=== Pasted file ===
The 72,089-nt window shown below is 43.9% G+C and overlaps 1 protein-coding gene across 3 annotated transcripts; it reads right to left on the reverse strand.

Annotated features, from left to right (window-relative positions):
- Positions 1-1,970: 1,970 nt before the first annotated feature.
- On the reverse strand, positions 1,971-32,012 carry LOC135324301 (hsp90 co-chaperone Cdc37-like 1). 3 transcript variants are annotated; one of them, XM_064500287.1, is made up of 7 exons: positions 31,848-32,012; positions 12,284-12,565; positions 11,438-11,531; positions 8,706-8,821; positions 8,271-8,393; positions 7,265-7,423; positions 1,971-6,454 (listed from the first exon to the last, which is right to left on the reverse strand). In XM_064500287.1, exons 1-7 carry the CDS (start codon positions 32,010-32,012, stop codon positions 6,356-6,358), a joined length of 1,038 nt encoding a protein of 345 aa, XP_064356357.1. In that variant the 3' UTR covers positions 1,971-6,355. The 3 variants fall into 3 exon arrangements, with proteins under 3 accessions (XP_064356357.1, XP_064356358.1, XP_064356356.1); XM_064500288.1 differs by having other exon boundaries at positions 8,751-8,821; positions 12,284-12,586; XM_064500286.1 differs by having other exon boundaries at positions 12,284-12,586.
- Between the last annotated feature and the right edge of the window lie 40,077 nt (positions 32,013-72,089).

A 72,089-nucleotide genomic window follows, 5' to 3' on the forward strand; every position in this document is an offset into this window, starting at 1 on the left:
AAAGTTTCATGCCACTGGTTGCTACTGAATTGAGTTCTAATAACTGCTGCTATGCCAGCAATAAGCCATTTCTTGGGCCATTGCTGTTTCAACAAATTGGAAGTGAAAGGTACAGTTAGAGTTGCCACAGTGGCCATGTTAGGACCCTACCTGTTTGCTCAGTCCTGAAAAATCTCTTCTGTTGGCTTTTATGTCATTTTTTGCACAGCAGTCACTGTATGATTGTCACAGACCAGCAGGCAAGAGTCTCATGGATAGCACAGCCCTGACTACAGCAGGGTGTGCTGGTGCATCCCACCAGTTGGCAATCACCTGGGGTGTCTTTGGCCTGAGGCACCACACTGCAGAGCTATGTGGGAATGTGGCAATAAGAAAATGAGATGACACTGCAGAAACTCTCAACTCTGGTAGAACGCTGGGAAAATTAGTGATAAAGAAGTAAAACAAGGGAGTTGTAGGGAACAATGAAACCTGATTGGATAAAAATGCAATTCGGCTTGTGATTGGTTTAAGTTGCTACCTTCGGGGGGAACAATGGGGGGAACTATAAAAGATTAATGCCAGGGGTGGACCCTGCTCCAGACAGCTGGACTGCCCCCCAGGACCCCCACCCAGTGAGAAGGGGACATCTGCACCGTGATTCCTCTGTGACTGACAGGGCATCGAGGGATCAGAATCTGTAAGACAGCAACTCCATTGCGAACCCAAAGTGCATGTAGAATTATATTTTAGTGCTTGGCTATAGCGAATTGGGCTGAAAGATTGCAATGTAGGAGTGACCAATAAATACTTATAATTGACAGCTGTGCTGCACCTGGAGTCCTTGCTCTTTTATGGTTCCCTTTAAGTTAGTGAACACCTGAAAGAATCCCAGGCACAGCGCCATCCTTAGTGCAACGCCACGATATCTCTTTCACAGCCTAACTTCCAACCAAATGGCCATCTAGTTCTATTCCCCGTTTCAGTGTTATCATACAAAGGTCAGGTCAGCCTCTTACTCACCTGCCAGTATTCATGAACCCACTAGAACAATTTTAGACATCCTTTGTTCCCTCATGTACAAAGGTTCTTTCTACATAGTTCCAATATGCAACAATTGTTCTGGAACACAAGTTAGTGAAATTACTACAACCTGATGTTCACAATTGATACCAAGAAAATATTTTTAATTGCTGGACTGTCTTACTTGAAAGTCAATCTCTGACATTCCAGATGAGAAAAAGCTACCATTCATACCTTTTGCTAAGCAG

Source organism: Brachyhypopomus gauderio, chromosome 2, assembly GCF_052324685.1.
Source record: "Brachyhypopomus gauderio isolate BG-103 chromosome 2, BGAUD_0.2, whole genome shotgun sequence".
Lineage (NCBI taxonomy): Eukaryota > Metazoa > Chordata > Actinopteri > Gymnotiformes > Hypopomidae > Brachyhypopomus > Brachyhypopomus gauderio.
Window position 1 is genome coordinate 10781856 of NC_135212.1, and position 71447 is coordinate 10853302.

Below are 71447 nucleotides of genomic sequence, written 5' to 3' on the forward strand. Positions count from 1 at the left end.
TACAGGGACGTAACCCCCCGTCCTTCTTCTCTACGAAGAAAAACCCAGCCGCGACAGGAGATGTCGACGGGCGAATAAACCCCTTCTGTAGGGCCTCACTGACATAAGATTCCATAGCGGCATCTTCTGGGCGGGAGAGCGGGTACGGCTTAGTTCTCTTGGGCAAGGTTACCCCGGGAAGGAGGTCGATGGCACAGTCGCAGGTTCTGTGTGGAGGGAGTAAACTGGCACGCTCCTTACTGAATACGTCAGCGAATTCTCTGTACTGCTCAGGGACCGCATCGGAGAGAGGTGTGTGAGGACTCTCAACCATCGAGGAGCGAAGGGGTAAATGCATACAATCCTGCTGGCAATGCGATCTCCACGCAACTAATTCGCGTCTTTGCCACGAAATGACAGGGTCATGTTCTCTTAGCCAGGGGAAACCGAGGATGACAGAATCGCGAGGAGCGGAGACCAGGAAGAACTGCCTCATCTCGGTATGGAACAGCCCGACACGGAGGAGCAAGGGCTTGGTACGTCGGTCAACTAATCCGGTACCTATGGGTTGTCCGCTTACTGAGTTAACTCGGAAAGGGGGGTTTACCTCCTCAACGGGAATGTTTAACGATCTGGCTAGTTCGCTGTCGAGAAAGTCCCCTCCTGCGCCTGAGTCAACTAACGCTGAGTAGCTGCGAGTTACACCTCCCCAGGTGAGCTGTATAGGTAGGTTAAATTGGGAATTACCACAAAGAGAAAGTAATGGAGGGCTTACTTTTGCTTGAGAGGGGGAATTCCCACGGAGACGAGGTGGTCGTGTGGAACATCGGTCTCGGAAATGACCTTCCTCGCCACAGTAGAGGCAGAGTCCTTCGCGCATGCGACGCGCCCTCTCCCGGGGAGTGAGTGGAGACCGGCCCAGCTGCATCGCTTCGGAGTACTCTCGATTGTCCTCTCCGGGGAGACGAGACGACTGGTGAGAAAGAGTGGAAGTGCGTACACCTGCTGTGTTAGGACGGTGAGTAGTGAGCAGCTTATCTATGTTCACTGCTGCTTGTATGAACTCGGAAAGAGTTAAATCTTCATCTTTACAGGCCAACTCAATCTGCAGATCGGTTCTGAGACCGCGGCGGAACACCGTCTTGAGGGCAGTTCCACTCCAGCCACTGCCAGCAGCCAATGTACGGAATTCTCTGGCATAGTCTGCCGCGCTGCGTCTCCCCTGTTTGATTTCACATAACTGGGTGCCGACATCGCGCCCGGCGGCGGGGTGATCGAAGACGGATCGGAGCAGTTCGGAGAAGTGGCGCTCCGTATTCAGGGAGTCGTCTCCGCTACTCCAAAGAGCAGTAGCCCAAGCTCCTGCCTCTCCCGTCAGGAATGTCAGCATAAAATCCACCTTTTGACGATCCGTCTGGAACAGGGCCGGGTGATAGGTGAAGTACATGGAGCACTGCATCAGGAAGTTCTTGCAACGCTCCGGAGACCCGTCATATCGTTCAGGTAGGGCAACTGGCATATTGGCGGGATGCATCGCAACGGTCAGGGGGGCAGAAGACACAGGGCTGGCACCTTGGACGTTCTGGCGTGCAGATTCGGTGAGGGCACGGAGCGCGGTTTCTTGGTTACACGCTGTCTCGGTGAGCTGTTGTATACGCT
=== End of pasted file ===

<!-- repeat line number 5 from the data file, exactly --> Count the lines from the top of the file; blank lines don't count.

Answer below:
- Between the last annotated feature and the right edge of the window lie 40,077 nt (positions 32,013-72,089).